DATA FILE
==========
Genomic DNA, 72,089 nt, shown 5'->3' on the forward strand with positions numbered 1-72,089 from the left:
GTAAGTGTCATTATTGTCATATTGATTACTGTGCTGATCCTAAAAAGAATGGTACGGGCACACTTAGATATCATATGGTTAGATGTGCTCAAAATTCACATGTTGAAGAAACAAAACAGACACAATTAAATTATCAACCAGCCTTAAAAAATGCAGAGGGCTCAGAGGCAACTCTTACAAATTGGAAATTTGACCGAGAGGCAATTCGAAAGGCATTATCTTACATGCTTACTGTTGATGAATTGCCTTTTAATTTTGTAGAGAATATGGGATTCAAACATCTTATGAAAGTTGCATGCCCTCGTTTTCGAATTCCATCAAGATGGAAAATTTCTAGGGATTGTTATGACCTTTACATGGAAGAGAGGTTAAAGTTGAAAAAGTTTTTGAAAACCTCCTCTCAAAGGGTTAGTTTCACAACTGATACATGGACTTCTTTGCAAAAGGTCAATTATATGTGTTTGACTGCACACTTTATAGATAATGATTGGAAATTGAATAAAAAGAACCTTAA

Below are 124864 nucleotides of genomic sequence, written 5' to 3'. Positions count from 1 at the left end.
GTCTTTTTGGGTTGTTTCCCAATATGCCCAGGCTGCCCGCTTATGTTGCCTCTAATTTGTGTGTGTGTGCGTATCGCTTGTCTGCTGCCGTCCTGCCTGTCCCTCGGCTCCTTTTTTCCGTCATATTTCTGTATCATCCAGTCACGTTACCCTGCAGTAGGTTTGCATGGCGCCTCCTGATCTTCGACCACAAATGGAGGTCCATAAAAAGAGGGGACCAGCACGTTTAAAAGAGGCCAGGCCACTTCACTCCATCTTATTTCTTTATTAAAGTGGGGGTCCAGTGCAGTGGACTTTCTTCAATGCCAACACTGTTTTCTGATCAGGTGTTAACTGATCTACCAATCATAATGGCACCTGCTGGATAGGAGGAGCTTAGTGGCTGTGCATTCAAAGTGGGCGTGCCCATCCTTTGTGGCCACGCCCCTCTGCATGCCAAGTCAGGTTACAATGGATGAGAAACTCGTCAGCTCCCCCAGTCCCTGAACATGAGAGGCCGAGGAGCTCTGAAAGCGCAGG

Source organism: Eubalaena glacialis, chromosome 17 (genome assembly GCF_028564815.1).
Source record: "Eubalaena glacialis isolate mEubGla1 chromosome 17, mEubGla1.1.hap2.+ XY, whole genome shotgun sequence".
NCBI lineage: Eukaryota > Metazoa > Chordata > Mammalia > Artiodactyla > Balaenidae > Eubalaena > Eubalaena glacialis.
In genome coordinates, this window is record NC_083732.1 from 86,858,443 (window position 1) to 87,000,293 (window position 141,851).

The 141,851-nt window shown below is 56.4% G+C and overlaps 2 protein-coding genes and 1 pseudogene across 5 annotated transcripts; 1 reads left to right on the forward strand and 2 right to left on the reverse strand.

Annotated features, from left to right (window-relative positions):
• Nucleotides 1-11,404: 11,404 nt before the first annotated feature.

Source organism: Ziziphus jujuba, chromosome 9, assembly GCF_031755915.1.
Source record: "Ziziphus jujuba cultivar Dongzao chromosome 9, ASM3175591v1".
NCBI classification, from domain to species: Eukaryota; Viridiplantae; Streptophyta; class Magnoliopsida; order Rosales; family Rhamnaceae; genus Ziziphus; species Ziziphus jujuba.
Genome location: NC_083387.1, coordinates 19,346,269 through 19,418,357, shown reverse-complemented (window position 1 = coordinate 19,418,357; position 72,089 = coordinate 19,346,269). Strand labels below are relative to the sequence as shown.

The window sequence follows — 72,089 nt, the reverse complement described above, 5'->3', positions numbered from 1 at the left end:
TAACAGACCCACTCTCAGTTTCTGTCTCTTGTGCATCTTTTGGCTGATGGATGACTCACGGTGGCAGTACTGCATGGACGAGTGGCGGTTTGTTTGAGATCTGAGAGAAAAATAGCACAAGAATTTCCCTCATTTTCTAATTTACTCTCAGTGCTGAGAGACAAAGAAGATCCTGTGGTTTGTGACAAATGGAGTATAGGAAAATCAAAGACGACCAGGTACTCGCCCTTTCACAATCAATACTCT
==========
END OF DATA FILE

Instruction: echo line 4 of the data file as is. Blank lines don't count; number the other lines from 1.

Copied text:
GTCTTTTTGGGTTGTTTCCCAATATGCCCAGGCTGCCCGCTTATGTTGCCTCTAATTTGTGTGTGTGTGCGTATCGCTTGTCTGCTGCCGTCCTGCCTGTCCCTCGGCTCCTTTTTTCCGTCATATTTCTGTATCATCCAGTCACGTTACCCTGCAGTAGGTTTGCATGGCGCCTCCTGATCTTCGACCACAAATGGAGGTCCATAAAAAGAGGGGACCAGCACGTTTAAAAGAGGCCAGGCCACTTCACTCCATCTTATTTCTTTATTAAAGTGGGGGTCCAGTGCAGTGGACTTTCTTCAATGCCAACACTGTTTTCTGATCAGGTGTTAACTGATCTACCAATCATAATGGCACCTGCTGGATAGGAGGAGCTTAGTGGCTGTGCATTCAAAGTGGGCGTGCCCATCCTTTGTGGCCACGCCCCTCTGCATGCCAAGTCAGGTTACAATGGATGAGAAACTCGTCAGCTCCCCCAGTCCCTGAACATGAGAGGCCGAGGAGCTCTGAAAGCGCAGG